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Ovid: Oxford Handbook of Respiratory Medicine

Authors: Chapman, Stephen; Robinson, Grace; Stradling, John; West, Sophie Title: Oxford Handbook of Respiratory Medicine, 1st Edition Copyright ©2005 Oxford University Press > Table of Contents > Part 4 – Practical procedures > Chapter 65 – Aspiration of pneumothorax Chapter 65 Aspiration of pneumothorax P.680

  • Primary pneumothorax Consider aspiration if patient breathless and/or pneumothorax large (rim of air > 2 cm on CXR)
  • Secondary pneumothorax Consider aspiration if patient aged <50 years, with small pneumothorax (rim of air < 2 cm on CXR) and minimal breathlessness.

Technique Refer to pages 294–5 for treatment algorithms.

  • Discuss procedure with patient and obtain written consent (unless emergency situation).
  • Insert IV cannula.
  • Position patient sitting upright, supported on pillows.
  • Double-check correct side from chest examination and CXR.
  • Choose aspiration site: second intercostal space in midclavicular line on side of pneumothorax.
  • Infiltrate skin, intercostal muscle, and parietal pleura with 10 ml of 1% lidocaine. Aim just above the upper border of the appropriate rib, avoiding the neurovascular bundle that runs below each rib. Parietal pleura is extremely sensitive; use the full 10 ml of lidocaine.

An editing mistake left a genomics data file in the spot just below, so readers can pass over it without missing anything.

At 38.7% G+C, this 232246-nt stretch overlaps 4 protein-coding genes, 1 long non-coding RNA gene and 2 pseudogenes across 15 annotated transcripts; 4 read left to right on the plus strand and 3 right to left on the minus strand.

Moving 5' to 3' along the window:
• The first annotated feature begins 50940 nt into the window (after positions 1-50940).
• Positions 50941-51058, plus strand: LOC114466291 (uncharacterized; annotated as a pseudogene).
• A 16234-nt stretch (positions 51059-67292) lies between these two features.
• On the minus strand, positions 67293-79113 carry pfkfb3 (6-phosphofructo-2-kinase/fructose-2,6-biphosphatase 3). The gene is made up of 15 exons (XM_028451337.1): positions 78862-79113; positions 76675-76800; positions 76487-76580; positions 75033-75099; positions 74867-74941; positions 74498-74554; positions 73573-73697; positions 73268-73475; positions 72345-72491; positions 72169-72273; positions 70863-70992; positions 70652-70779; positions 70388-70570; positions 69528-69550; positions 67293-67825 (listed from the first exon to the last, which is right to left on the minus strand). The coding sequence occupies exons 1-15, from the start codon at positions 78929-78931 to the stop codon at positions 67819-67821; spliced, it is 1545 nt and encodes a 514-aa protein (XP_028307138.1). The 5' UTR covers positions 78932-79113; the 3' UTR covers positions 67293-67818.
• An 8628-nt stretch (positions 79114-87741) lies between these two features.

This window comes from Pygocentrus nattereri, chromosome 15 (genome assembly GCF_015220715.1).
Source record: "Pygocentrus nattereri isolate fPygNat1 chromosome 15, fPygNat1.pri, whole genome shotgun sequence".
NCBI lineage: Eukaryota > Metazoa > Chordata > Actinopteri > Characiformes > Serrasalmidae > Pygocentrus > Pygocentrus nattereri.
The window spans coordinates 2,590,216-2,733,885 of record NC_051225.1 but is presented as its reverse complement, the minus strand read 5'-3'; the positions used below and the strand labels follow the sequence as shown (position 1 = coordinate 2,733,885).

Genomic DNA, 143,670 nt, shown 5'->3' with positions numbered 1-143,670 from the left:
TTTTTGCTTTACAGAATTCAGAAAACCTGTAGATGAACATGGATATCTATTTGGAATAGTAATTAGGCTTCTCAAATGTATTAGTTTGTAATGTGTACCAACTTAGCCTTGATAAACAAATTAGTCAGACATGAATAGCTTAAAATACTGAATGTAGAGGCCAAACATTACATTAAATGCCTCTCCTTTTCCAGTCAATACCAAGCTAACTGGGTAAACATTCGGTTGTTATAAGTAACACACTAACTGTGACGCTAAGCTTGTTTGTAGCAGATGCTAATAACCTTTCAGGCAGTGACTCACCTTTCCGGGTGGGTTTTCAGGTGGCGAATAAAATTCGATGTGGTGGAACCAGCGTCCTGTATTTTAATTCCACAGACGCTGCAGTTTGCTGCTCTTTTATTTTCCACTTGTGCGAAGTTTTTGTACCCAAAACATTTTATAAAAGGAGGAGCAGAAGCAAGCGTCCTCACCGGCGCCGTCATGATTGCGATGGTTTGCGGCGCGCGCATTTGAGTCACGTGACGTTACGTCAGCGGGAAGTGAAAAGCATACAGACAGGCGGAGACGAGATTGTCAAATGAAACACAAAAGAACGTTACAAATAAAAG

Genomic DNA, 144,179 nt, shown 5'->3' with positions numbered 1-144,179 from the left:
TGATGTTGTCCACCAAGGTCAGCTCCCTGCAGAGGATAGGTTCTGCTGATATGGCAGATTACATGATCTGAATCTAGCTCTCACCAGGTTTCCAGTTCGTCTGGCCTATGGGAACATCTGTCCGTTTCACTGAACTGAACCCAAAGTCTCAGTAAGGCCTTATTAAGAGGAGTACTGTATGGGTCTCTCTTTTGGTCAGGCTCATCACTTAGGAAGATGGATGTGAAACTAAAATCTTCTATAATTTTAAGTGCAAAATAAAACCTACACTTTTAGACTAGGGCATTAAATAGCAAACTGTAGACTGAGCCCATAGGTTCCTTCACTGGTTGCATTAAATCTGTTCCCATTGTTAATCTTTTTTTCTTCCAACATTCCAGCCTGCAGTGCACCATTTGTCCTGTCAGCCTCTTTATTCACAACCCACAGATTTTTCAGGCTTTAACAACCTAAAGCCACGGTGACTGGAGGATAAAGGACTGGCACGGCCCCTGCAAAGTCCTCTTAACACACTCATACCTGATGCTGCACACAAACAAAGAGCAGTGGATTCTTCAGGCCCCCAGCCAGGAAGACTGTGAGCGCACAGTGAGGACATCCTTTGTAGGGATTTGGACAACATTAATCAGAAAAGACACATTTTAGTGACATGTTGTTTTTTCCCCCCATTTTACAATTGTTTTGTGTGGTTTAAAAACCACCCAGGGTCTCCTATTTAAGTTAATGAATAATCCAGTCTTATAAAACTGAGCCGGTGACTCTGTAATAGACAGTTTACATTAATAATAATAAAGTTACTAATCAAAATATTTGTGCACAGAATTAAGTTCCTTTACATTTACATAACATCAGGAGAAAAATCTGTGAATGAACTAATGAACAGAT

• Sterile skin preparation. Wear sterile gloves and gown.
  • Whilst waiting for anaesthetic to work, connect 50 ml syringe to 3 way tap, with tap turned ‘off’ to patient.
  • Confirm presence of pneumothorax by aspirating air with green (21G) needle.
  • Insert large-bore (e.g. 16G) cannula over upper border of rib. Remove inner needle, quickly connect cannula to three-way tap and 50 ml syringe.
  • Aspirate 50 ml air with syringe, turn tap and expel air into atmosphere. Repeat until resistance felt, or 2.5 litres of air aspirated (aspiration of > 2.5 litres suggests a large air-leak, and aspiration is likely to fail). Halt procedure if painful, or patient coughing excessively.
  • Remove cannula; cover insertion site with dressing.
  • Repeat CXR. Ideal timing of CXR following aspiration is unknown; it may be advisable to wait several hours before performing the CXR, in order to detect slow air leaks.
  • Aspiration is successful if lung is fully re-expanded on CXR.
  • If initial aspiration of a primary pneumothorax fails, repeat aspiration should be considered (unless ≥ 2.5 litres has already been aspirated). At least one-third of patients will respond to a second aspiration.

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